iCore seminar by Dr. Sheng Yang (Centrale Supelec, France)
17 July 2017 (Monday) - from 11:00 to 12:00
Room 1109A, level 11, EEE Dept. @ Imperial College

Sheng Yang received the B.E. degree in electrical engineering from Jiaotong University, Shanghai, China, in 2001, and both the engineer degree and the M.Sc. degree in electrical engineering from Telecom ParisTech, Paris, France, in 2004, respectively. In 2007, he obtained his Ph.D. from Université de Pierre et Marie Curie (Paris VI). From October 2007 to November 2008, he was with Motorola Research Center in Gif-sur-Yvette, France, as a senior staff research engineer. Since December 2008, he has joined Centrale Supelec where he is currently an associate professor. From April 2015, he also holds an honorary faculty position in the department of electrical and electronic engineering of the University of Hong Kong (HKU). He received the 2015 IEEE ComSoc Best Young Researcher Award for the Europe, Middle East, and Africa Region (EMEA). He is an editor of the IEEE transactions on wireless communications.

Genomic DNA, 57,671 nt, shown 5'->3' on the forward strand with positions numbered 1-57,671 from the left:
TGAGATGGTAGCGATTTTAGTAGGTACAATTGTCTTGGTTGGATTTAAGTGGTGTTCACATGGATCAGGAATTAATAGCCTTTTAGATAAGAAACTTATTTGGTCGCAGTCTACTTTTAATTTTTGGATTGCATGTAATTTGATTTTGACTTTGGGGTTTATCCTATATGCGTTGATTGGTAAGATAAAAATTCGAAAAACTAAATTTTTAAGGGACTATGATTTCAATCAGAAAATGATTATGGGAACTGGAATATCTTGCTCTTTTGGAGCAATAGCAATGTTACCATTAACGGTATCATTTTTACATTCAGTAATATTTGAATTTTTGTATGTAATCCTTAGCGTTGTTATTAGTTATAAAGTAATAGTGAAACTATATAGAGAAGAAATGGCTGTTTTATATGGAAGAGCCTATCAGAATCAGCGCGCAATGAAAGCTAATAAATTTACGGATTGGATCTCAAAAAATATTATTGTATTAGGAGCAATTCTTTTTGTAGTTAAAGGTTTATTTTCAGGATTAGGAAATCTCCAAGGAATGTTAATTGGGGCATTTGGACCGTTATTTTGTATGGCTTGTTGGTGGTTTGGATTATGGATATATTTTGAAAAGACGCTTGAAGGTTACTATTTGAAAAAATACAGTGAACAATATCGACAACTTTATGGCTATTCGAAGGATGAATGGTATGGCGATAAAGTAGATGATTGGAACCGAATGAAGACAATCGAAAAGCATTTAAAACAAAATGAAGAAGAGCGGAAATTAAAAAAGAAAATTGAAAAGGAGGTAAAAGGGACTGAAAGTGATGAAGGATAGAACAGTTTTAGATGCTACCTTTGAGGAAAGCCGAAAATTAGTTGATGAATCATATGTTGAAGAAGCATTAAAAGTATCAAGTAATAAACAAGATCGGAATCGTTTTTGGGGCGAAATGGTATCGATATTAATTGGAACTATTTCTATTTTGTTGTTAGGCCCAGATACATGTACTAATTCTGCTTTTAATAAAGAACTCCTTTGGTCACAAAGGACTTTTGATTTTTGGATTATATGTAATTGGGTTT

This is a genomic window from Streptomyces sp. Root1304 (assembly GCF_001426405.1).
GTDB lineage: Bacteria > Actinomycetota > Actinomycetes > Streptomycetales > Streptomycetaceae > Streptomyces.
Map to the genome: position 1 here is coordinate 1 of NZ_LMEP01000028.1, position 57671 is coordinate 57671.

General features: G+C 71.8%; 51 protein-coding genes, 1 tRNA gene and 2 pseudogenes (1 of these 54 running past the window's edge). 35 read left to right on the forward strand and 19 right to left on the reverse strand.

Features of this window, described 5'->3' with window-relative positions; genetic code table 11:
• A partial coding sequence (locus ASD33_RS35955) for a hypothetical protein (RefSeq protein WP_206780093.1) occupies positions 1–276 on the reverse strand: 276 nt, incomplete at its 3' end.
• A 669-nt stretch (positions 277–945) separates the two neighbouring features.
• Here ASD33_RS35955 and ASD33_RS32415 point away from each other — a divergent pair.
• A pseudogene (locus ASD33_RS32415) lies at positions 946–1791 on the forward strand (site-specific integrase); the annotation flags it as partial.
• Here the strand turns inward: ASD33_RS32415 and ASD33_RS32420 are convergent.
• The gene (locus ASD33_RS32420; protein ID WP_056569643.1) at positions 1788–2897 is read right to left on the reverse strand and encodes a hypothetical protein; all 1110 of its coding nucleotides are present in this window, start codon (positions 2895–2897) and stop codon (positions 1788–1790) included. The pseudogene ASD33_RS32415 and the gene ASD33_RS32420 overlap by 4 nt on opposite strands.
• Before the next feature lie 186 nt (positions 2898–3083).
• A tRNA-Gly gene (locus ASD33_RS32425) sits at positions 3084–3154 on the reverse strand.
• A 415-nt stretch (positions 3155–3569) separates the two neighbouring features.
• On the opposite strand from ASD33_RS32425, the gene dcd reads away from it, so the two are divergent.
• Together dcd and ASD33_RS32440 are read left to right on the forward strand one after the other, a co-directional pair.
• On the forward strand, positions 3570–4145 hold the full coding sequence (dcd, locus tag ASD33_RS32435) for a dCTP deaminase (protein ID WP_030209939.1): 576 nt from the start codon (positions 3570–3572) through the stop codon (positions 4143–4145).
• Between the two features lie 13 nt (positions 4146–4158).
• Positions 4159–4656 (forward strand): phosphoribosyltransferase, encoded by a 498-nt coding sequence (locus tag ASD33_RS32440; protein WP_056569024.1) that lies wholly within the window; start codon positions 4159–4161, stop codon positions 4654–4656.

Seminar Title: "MIMO phase noise channels: From multiplexing gain to detection algorithms"

Abstract: Phase noise is becoming a limiting factor for the next generation wireless communication systems typically at very high frequencies. In this talk, we present the impact of the phase noise on the discrete-time multi-antenna (MIMO) communication systems. In the first part, we present novel upper and lower bounds on the Shannon capacity of such channels. Based on the capacity bounds, we characterise the multiplexing gain of the MIMO phase noise channels. In the second part, we turn our attention to the MIMO receiver architecture when phase noise is present. We propose an accurate approximation of the likelihood function and more importantly an efficient detection algorithm that can achieve near optimal performance in terms of probability of detection error. Our results reveal that near-ML detection of phase noise impaired MIMO channels can be done as efficiently as for conventional MIMO channels without phase noise.

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